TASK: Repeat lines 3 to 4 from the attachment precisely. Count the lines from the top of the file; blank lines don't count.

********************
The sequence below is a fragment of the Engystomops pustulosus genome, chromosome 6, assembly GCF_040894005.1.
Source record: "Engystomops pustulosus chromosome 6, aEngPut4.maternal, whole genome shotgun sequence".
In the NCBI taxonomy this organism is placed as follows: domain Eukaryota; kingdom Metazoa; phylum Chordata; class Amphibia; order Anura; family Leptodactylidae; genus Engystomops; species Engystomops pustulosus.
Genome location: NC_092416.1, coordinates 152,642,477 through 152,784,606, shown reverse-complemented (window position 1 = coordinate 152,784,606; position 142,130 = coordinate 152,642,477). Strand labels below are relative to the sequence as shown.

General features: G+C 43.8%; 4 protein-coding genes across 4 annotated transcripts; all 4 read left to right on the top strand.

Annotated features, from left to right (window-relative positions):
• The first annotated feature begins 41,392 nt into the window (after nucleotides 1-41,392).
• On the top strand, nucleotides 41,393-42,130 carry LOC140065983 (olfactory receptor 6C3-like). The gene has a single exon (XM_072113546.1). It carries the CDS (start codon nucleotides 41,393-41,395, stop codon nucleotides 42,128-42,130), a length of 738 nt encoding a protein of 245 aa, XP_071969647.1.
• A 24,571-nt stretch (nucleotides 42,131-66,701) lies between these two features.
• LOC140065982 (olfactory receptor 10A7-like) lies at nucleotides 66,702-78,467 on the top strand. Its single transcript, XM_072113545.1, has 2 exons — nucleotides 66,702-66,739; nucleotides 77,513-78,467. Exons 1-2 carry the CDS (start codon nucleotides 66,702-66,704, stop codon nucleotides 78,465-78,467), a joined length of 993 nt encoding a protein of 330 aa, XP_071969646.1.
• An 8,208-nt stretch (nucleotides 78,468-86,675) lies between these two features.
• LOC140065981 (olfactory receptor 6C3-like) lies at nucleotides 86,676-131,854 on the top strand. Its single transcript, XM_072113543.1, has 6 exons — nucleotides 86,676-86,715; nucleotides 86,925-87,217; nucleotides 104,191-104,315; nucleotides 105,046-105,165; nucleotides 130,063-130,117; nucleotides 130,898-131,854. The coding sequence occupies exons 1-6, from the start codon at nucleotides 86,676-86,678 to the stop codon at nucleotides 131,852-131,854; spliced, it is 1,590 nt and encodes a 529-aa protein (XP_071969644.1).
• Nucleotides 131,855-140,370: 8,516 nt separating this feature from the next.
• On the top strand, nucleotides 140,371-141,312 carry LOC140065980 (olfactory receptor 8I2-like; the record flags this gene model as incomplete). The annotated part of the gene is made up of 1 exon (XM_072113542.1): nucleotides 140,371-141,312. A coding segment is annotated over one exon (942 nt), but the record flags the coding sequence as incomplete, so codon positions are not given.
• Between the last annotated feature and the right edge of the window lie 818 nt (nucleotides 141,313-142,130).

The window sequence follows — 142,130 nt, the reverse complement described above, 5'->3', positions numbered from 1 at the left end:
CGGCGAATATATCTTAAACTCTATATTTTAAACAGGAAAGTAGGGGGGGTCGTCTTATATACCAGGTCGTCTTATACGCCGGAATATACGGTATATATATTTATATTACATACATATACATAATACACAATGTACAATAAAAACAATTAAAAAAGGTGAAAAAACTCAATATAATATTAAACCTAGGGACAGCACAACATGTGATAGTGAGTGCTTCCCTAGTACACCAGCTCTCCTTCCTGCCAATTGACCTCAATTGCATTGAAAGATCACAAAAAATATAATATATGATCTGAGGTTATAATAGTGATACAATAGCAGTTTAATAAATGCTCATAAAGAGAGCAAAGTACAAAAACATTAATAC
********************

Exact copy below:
In the NCBI taxonomy this organism is placed as follows: domain Eukaryota; kingdom Metazoa; phylum Chordata; class Amphibia; order Anura; family Leptodactylidae; genus Engystomops; species Engystomops pustulosus.
Genome location: NC_092416.1, coordinates 152,642,477 through 152,784,606, shown reverse-complemented (window position 1 = coordinate 152,784,606; position 142,130 = coordinate 152,642,477). Strand labels below are relative to the sequence as shown.